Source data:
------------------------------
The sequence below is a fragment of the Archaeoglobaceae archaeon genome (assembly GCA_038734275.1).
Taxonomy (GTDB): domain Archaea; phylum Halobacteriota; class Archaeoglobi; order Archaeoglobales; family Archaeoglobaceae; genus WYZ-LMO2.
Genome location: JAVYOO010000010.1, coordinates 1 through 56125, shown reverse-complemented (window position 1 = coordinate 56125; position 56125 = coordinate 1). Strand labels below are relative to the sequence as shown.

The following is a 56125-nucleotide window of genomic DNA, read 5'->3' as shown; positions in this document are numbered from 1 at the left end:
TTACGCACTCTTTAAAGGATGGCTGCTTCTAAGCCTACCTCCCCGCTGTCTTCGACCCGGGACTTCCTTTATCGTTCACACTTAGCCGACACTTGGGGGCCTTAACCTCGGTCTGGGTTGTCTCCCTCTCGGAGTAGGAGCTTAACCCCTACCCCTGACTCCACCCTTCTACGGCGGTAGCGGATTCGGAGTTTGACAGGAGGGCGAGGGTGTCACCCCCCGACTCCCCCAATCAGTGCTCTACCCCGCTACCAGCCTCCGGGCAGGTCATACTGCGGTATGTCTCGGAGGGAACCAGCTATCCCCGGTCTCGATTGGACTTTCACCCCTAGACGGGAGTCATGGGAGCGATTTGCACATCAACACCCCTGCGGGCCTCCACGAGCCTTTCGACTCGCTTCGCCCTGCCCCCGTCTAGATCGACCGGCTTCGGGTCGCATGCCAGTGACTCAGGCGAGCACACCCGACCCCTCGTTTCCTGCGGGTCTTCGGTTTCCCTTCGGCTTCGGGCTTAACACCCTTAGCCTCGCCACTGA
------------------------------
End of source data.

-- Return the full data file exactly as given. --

The sequence below is a fragment of the Archaeoglobaceae archaeon genome (assembly GCA_038734275.1).
Taxonomy (GTDB): domain Archaea; phylum Halobacteriota; class Archaeoglobi; order Archaeoglobales; family Archaeoglobaceae; genus WYZ-LMO2.
Genome location: JAVYOO010000010.1, coordinates 1 through 56125, shown reverse-complemented (window position 1 = coordinate 56125; position 56125 = coordinate 1). Strand labels below are relative to the sequence as shown.

The following is a 56125-nucleotide window of genomic DNA, read 5'->3' as shown; positions in this document are numbered from 1 at the left end:
TTACGCACTCTTTAAAGGATGGCTGCTTCTAAGCCTACCTCCCCGCTGTCTTCGACCCGGGACTTCCTTTATCGTTCACACTTAGCCGACACTTGGGGGCCTTAACCTCGGTCTGGGTTGTCTCCCTCTCGGAGTAGGAGCTTAACCCCTACCCCTGACTCCACCCTTCTACGGCGGTAGCGGATTCGGAGTTTGACAGGAGGGCGAGGGTGTCACCCCCCGACTCCCCCAATCAGTGCTCTACCCCGCTACCAGCCTCCGGGCAGGTCATACTGCGGTATGTCTCGGAGGGAACCAGCTATCCCCGGTCTCGATTGGACTTTCACCCCTAGACGGGAGTCATGGGAGCGATTTGCACATCAACACCCCTGCGGGCCTCCACGAGCCTTTCGACTCGCTTCGCCCTGCCCCCGTCTAGATCGACCGGCTTCGGGTCGCATGCCAGTGACTCAGGCGAGCACACCCGACCCCTCGTTTCCTGCGGGTCTTCGGTTTCCCTTCGGCTTCGGGCTTAACACCCTTAGCCTCGCCACTGA